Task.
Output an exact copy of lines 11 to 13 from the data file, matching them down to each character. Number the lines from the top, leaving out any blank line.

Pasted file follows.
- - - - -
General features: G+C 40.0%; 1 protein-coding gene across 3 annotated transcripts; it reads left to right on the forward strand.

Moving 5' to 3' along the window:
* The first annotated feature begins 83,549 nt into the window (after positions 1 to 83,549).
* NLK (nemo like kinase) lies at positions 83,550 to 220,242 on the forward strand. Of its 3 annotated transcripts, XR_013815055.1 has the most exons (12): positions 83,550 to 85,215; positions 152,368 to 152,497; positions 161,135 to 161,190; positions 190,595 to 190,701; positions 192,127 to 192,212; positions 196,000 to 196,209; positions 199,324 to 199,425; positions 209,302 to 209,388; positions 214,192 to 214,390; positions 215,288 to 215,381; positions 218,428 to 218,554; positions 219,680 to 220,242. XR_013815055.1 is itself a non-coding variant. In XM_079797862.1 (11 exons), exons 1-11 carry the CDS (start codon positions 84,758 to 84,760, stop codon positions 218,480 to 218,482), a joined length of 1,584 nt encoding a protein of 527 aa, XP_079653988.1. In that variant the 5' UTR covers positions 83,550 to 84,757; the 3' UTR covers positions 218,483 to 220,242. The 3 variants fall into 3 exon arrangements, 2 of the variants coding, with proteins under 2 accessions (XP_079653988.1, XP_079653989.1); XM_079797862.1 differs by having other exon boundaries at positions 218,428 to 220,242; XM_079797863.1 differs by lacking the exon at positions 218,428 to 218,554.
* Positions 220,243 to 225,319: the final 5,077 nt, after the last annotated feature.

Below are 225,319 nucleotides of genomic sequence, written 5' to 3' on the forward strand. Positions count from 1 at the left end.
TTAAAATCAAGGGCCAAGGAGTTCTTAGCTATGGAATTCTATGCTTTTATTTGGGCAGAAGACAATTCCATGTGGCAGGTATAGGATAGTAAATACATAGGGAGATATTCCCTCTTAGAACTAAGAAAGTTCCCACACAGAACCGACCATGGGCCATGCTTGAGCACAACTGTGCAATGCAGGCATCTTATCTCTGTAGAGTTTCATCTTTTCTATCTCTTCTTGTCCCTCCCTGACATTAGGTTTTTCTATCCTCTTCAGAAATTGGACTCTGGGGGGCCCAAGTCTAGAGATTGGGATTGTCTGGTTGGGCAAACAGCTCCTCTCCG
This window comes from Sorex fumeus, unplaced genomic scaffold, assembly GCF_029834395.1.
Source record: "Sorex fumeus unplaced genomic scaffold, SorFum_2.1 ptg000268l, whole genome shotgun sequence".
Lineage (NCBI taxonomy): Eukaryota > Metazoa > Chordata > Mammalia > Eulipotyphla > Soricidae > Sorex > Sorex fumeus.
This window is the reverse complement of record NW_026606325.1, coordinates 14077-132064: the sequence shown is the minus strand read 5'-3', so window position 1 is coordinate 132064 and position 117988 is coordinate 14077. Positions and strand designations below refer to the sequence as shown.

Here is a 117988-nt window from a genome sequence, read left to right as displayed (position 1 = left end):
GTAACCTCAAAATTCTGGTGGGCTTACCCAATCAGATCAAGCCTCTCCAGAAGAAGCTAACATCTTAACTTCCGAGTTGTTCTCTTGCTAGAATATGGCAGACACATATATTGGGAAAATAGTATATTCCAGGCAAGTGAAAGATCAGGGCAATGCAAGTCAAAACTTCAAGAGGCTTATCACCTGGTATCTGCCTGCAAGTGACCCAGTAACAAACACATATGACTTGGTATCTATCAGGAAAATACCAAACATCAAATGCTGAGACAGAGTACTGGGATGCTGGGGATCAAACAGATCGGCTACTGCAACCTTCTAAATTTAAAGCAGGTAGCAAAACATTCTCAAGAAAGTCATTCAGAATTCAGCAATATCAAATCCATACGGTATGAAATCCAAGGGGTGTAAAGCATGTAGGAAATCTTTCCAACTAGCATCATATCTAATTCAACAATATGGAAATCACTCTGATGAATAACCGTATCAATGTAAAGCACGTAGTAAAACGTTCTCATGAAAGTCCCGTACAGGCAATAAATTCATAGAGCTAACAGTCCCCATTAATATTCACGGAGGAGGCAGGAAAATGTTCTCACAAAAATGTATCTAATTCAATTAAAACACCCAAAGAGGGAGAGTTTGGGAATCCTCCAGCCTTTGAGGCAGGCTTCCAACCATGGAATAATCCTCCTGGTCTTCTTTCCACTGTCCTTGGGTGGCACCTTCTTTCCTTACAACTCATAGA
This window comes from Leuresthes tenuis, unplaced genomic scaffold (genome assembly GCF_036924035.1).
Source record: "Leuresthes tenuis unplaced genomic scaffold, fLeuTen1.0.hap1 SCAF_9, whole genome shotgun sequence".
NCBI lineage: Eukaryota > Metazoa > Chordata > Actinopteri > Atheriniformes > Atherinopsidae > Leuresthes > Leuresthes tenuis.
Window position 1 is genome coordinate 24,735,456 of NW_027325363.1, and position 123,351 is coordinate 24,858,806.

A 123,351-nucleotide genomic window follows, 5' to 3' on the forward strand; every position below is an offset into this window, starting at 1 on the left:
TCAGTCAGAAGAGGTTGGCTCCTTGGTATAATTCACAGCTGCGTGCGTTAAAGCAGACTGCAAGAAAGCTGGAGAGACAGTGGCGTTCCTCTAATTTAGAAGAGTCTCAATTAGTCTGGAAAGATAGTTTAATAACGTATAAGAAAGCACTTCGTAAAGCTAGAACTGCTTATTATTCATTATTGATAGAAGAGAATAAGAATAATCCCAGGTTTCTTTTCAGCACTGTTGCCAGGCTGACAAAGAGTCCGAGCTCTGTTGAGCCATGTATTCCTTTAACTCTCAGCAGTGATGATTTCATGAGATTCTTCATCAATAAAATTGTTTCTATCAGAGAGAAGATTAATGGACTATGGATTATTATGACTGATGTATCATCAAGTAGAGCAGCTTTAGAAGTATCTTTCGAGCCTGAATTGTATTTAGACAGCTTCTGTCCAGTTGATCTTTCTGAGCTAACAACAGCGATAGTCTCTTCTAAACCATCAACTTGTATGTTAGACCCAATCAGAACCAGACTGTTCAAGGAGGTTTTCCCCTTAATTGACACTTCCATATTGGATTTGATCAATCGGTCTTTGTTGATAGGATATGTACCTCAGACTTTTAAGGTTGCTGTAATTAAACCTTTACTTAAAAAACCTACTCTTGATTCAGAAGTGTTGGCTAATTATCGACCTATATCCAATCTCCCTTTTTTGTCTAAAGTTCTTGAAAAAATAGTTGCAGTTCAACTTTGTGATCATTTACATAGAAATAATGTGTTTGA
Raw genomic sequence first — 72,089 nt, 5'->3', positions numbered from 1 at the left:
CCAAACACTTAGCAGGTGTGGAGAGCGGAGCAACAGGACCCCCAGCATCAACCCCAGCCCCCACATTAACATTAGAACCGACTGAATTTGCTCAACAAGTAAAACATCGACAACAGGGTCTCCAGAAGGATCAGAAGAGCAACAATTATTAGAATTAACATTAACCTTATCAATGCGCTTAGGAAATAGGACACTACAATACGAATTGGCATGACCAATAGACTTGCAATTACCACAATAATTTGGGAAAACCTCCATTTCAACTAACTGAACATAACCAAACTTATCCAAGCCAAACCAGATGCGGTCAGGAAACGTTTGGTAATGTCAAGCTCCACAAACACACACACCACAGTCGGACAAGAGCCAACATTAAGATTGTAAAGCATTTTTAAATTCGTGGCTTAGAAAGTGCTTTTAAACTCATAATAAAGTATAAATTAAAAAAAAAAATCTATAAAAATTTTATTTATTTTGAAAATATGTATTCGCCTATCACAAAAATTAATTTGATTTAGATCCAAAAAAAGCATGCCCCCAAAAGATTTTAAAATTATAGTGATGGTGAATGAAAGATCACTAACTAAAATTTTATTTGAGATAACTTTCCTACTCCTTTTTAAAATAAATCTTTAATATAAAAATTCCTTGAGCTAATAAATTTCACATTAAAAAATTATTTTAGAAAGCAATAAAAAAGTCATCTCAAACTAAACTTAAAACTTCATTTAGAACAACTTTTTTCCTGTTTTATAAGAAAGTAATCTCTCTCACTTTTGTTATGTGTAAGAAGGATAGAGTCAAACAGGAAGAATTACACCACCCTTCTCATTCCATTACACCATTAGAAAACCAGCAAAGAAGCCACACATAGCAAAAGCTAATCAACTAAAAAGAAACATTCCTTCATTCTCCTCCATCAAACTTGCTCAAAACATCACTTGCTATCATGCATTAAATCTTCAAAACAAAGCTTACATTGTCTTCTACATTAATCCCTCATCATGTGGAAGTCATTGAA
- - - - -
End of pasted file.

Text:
This window is the reverse complement of record NW_026606325.1, coordinates 14077-132064: the sequence shown is the minus strand read 5'-3', so window position 1 is coordinate 132064 and position 117988 is coordinate 14077. Positions and strand designations below refer to the sequence as shown.

Here is a 117988-nt window from a genome sequence, read left to right as displayed (position 1 = left end):
GTAACCTCAAAATTCTGGTGGGCTTACCCAATCAGATCAAGCCTCTCCAGAAGAAGCTAACATCTTAACTTCCGAGTTGTTCTCTTGCTAGAATATGGCAGACACATATATTGGGAAAATAGTATATTCCAGGCAAGTGAAAGATCAGGGCAATGCAAGTCAAAACTTCAAGAGGCTTATCACCTGGTATCTGCCTGCAAGTGACCCAGTAACAAACACATATGACTTGGTATCTATCAGGAAAATACCAAACATCAAATGCTGAGACAGAGTACTGGGATGCTGGGGATCAAACAGATCGGCTACTGCAACCTTCTAAATTTAAAGCAGGTAGCAAAACATTCTCAAGAAAGTCATTCAGAATTCAGCAATATCAAATCCATACGGTATGAAATCCAAGGGGTGTAAAGCATGTAGGAAATCTTTCCAACTAGCATCATATCTAATTCAACAATATGGAAATCACTCTGATGAATAACCGTATCAATGTAAAGCACGTAGTAAAACGTTCTCATGAAAGTCCCGTACAGGCAATAAATTCATAGAGCTAACAGTCCCCATTAATATTCACGGAGGAGGCAGGAAAATGTTCTCACAAAAATGTATCTAATTCAATTAAAACACCCAAAGAGGGAGAGTTTGGGAATCCTCCAGCCTTTGAGGCAGGCTTCCAACCATGGAATAATCCTCCTGGTCTTCTTTCCACTGTCCTTGGGTGGCACCTTCTTTCCTTACAACTCATAGA